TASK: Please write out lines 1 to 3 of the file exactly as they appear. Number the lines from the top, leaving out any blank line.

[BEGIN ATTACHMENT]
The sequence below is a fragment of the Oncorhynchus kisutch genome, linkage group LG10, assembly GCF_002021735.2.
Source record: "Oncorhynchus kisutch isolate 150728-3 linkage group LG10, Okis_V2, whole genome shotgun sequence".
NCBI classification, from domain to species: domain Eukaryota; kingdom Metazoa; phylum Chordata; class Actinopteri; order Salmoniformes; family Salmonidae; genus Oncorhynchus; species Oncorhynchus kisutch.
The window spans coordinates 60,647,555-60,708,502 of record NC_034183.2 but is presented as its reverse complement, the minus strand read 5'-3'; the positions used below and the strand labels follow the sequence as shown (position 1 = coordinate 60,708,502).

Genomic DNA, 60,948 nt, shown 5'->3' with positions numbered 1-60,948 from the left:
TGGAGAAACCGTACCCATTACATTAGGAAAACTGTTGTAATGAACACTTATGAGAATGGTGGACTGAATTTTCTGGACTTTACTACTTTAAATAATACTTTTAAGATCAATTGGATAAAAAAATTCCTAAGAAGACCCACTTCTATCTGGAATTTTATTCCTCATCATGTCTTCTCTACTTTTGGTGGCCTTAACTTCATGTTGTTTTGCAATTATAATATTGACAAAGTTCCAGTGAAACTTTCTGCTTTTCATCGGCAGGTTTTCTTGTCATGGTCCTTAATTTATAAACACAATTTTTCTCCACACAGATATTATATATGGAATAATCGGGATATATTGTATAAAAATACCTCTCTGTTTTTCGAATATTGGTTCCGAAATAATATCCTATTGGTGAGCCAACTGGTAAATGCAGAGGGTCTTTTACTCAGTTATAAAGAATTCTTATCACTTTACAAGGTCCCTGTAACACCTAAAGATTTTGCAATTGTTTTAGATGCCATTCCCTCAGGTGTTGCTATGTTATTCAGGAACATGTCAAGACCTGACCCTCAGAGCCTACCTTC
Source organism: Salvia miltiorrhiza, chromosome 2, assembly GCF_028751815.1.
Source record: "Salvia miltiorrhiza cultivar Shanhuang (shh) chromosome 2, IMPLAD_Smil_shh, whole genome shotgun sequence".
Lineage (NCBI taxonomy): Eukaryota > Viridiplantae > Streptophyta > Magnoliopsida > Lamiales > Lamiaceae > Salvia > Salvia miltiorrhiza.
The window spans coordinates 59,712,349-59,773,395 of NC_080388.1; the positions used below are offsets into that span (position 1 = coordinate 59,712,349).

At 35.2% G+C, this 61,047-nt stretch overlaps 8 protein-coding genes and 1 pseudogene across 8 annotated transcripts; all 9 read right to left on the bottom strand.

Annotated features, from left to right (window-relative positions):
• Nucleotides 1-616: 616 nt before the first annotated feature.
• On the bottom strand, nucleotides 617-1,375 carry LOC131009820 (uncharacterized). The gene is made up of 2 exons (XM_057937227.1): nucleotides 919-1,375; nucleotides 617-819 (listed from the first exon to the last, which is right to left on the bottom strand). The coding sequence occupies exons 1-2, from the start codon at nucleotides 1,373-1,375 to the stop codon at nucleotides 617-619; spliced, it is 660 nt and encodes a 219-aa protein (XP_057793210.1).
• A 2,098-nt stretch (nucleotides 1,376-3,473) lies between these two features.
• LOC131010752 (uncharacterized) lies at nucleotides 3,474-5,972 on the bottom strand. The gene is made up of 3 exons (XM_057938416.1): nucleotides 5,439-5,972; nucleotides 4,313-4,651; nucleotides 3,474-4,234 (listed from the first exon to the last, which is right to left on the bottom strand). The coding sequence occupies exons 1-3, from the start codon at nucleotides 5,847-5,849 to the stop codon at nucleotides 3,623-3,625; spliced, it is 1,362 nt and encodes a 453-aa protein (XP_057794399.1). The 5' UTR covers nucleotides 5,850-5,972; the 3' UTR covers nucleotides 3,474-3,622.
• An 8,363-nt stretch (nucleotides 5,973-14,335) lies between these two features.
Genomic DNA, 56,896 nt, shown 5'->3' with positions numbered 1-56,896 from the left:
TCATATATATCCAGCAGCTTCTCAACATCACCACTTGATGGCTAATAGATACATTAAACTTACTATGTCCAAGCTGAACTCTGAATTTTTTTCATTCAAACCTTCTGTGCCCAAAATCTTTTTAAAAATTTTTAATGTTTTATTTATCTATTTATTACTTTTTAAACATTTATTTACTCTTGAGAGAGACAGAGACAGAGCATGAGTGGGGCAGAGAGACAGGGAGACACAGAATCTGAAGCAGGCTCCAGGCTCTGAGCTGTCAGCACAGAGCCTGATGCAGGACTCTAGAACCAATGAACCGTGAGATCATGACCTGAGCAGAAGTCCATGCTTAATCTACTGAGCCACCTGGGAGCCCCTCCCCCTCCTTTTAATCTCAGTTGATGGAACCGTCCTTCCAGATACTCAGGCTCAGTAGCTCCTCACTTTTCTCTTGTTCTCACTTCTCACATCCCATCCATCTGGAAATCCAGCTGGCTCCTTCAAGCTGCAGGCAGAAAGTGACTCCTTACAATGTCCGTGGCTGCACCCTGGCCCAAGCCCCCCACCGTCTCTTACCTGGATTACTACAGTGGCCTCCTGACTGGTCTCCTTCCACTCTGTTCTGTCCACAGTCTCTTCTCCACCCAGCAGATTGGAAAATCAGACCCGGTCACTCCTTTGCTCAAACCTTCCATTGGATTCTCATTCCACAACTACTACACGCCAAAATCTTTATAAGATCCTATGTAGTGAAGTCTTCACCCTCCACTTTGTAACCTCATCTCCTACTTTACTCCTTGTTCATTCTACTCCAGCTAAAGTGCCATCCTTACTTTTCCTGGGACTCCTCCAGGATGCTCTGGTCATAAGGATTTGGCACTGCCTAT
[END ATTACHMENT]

The sequence below is a fragment of the Oncorhynchus kisutch genome, linkage group LG10, assembly GCF_002021735.2.
Source record: "Oncorhynchus kisutch isolate 150728-3 linkage group LG10, Okis_V2, whole genome shotgun sequence".
NCBI classification, from domain to species: domain Eukaryota; kingdom Metazoa; phylum Chordata; class Actinopteri; order Salmoniformes; family Salmonidae; genus Oncorhynchus; species Oncorhynchus kisutch.